As well as education, outreach is very important, even if the client doesn't belong to one case manager. We want to make sure they know that we care, and that they take their medication and get to their medical appointments as well. We take a deep dive to access any barriers they may face, such as housing disparities; if you're homeless and sleeping on the [subway], the last thing you're going to worry about is your medicationso we try to provide proper resources.
We listen to clients so they feel supported, and sometimes they feel so comfortable they call us to see how we're doing. Sometimes they check on us more than we check on them.
DSW: All of the things Christian said are spot-on. Another aspect is that we are primary care-focused, so when patients or clients come to us I tell them that I can take care of themand their families. That way, they don't have to feel like they're going someplace different than their friends or families. And we're able to provide care for patients with and without insurance. But I feel the most important thing is that, although HIV is manageable, there are patients with other conditions, such as high blood pressure. This place focuses on their entire health.
WCT: And how has the program had to pivot during the COVID pandemic?
DSW: I think the most obvious way has been with the way we provide care. For patients who did not need to come in, we changed to telehealth; for some of them, that was great because they didn't have to drive for results. Our teams had shifted a little bit: Initially, at some sites we were trying to separate patients who potentially had COVID from those who didn'tbut that was earlier; now, we're able to provide more flexibility.
We've really looked at what we're able to do virtuallywhat doesn't require patients to come in.
CB: To piggyback on what Dr. Wheat said, the telehealth appointments have made things so much easier for clients. Before COVID, it was hard to get certain people in because of their work schedules; the telehealth appointments made things easier. Case managers also were willing to come on site to help clients who had certain needs.
WCT: What do you feel are key similarities between the COVID and HIV/AIDS pandemics?
CB: Touching on what Dr. Wheat said earlier, I'd say racial disparities and racial inequity in healthcare are [common to both]. Looking at the numbers of those who've received the vaccine and the numbers of those with HIV, I'd say there's a correlation.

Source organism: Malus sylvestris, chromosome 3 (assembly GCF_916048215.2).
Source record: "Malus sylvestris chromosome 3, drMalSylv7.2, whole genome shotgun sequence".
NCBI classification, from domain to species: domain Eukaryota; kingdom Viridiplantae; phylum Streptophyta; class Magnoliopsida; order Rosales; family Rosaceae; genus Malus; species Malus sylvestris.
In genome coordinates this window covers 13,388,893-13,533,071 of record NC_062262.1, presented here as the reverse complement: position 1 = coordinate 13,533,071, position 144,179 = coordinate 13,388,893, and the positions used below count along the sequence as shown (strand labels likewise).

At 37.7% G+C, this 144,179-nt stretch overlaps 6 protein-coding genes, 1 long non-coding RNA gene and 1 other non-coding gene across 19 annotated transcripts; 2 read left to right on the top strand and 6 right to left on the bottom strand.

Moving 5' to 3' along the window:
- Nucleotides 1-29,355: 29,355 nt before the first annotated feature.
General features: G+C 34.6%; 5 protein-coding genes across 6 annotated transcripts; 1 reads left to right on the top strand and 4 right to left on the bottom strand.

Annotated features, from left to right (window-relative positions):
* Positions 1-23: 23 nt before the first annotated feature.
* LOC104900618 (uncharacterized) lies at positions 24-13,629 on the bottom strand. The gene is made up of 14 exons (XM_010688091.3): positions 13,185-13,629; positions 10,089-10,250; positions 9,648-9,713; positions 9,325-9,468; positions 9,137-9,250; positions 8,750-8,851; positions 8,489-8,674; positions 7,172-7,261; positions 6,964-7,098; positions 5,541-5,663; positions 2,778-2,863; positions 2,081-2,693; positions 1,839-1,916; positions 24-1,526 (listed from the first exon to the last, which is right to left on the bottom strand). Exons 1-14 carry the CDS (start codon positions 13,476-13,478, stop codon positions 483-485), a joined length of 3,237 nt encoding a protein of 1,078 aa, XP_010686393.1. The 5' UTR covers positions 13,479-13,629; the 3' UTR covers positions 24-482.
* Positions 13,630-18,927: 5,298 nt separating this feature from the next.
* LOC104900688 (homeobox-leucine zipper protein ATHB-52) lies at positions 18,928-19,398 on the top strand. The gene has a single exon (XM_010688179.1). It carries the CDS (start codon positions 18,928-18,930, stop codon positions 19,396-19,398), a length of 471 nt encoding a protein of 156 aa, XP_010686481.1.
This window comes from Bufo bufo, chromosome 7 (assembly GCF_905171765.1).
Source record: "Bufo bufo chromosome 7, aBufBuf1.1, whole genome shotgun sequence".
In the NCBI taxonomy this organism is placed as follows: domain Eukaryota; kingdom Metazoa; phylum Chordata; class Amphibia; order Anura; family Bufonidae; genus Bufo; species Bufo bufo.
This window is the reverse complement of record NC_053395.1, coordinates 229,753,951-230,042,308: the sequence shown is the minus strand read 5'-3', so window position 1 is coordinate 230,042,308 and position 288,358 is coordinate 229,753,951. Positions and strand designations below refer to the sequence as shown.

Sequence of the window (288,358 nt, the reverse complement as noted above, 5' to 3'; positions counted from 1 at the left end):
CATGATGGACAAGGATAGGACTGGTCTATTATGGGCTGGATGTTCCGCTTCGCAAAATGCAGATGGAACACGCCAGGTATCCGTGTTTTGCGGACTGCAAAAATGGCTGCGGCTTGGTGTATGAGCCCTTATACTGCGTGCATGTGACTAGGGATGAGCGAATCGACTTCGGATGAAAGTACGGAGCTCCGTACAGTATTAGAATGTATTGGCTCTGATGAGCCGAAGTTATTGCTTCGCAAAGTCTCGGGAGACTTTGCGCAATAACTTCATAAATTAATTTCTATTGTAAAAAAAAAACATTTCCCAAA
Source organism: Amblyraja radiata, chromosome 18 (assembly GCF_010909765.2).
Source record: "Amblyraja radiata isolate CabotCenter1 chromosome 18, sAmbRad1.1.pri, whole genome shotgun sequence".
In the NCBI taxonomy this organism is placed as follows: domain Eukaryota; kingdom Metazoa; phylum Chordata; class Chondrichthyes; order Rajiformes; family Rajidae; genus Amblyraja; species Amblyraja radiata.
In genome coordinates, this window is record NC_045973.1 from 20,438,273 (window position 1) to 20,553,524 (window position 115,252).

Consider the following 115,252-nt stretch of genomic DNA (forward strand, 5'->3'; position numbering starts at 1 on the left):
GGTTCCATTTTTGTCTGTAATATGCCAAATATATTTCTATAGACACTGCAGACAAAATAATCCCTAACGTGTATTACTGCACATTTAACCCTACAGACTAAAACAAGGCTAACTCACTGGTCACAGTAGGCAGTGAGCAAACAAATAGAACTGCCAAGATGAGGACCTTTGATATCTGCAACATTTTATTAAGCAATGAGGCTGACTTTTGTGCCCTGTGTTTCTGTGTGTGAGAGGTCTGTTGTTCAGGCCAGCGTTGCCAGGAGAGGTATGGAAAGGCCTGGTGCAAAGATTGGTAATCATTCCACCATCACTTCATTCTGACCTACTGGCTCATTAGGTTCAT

DSW: I agree. I feel like the COVID pandemic was not as easy to potentially push aside, as the HIV/AIDS pandemic might have been. Because of that, I think we've seen a different groundswell of movement with COVID. You asked me about not having a vaccine for HIV/AIDSbut, on the flip side, how is it that we have a vaccine for COVID already?
I struggle with this one. I agree with Christian in that we've seen the disparities hold true. We've seen some positives, like people coming together to fight COVID.
I think it's interesting how information has changed. We used to say certain things about HIV that we don't now. That evolution is the same with COVIDalthough, obviously, on a much more rapid basis.
WCT: Also, with HIV/AIDS back in the '80s, there was a much slower reaction. It took [then-President] Ronald Reagan years to even say the word "AIDS."
DSW: Yesand it was about who it touched [gay men] in the beginning. Of course, COVID hit everybody so quickly.
WCT: Is there anything you wanted to add?
DSW: We're really trying to look at ways to change health inequities. We're trying to make sure we reach everyone. We want everyone to live their healthiest life possible.
CB: I agree. Just seeing how efficiently providers and case managers communicate with one another is just mind-blowing. I was definitely not expecting the relationships to be as strong as they are. You can see the passion people have here when it comes to serving their clients.
For more on Erie Family Health Centers, visit ErieFamilyHealth.org .